Hard times in fashion should birth cool ideas

Supermodel Naomi Campbell.

One of Kenya’s crossover exports that rakes in prestige and, arguably some handsome loot, is fashion. The industry has been recording definitive growth in recent years, with international eyes looking into the country for creative ideas and inspiration to further progress their art and commercial muscle.

From designers, such as wax prints expert LookslikeAvido, to the scouting of up-and-coming fashion models like Clint Malik and Randy Gowon, to supermodel Naomi Campbell strutting in Kenyan colours at the Paris Fashion Week in February, the industry has banked some iconic moments that symbolise Kenya’s steady rise to the high table.

Gaining traction from fashion’s longest-serving and dexterous critics, such as Vogue, Essence and Prada, shows how far Kenya’s industry is stretching the bandwidth. But on the ground, the country’s exponential potential remains highly raw and untapped.

New norms

In its ascension to newer plateaus, however, its momentum was cut short by the coronavirus pandemic.

As Oliver Asike, founder of Thrift Social, a social engagement that celebrates fashion and has become a household event in Africa for its quality of entertainment and networking, puts it: “They are adapting to a new norm”.

Asike adds: “The entertainment industry has taken a significant blow and especially events, which rely on human-to-human interaction; we are literally out of business. So, it is taking a bit of adjustment on the brand, but it is making us think of new ways to express ourselves and new business models.”

Mutua Kioko, an avid commercial and ceremonial stylist, says he “is spending this time researching and building knowledge in fashion”.

“Work is difficult to come by now as individuals are not willing to spend on new clothes or styling services because of the pandemic. But this is the best time as a creative to brainstorm on those projects you have always wanted to do.”

On the contrary, Rony Mboya from e-commerce and zeitgeist retail shoe, clothing and accessory store Viatu, claims: “Business hasn’t drastically dipped yet. Despite it being a time of concern for one’s food and bills only, our clientele are opting not to come into town but to have their goods delivered. We are adapting to this more than ever before.”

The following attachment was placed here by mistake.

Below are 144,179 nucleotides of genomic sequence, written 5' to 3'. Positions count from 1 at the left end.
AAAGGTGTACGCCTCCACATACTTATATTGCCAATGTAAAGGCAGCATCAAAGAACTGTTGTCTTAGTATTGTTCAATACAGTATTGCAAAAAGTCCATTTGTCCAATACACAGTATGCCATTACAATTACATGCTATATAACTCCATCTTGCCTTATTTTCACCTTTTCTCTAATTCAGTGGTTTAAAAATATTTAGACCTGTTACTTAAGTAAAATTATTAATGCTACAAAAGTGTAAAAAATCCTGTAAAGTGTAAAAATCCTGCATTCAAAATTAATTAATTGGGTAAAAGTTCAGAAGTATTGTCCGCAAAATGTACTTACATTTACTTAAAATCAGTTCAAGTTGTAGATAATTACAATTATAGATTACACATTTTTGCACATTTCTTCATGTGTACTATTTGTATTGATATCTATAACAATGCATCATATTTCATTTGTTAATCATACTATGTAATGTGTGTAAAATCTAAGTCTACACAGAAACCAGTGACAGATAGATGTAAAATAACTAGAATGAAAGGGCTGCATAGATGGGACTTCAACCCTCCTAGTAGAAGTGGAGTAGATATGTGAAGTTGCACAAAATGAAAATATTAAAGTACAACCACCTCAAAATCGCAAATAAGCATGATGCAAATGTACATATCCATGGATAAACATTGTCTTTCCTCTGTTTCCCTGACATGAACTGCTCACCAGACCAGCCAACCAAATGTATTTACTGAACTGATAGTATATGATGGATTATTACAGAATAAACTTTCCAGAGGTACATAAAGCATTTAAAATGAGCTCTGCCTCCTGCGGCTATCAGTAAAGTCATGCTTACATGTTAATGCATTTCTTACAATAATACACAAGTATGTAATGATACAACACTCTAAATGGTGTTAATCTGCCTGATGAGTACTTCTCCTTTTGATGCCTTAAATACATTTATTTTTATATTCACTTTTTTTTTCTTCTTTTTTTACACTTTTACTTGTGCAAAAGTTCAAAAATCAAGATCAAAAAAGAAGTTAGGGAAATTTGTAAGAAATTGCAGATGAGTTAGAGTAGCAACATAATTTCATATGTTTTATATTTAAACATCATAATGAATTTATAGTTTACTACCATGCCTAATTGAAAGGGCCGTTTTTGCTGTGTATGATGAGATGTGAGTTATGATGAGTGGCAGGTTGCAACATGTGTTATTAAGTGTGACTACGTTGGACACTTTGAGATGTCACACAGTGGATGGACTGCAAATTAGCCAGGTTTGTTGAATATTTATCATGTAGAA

With a cloud of uncertainty looming in the horizon in light of lockdowns, curfews, and probabilities of life not likely to resume to normal, the creatives in quarantine are also battling mental health issues, as Bonkerz owner Mvoo Wanjee says.

“During any crisis, there lies an opportunity or a lesson. I have been able to think through parts of my business. I have been able to rethink some of the skill sets and how to apply them in different areas of society. So I’m currently battling ‘imposter syndrome’ but will soon execute some ideas.”

It isn’t just a local problem. The pandemic is forcing the globally appreciated fashion industry to play a hand it never thought it would ever have to.

Upon the confirmation of the British Fashion Council (BFC), the 40-year London Fashion Week will for the first time in its history launch a new virtual showcase between June 12 and June 14 as a result of the coronavirus.

Virtual reality

This follows the already experimented digitalism approaches seen in Tokyo earlier this month and Shanghai in March as major fashion cities innovate.

This alteration from the norm is something Asike has been pondering upon while in quarantine as he embraces social distancing – “it’s a new world of virtuality”, he says. 

“Hopefully, soon there is going to be a solution but I don’t see life going back to the way it was in regards to large festivals and events. It’s a new world. I foresee a world of technology being the interface between business and consumer. Expect more of virtual reality concerts and events experienced at home from the sofa,” he says.

But despite the industry attempting to adjust to new realities as best as it can, the realities of loss are hard to gloss over; loss of friends, family and even business opportunities. The pandemic did not forewarn anybody, and that includes the top names in the fashion industry.

“We may need to start finding innovative ways to earn an income by offering services online. Forming a Sacco and having proper government representation and facilitation should aid in the growth of the industry. This will ensure that we are not lagging behind once things are up and running,” Kioko says.

Many like him are taking the time to retro and introspect to counter the new developments.

Others like Mvoo Wanje had huge events lined up, such as the eight-year anniversary of his brand, which was to be marked in the first quarter of the year.

He is not alone in having the swallow the bitter pill of disappointment.

“We had so many plans for 2020. Our first gig was scheduled for April, but we lost out on a few sponsorship deals. However, in these unprecedented times, we are not looking at them as losses as it affects everyone,” Asike says.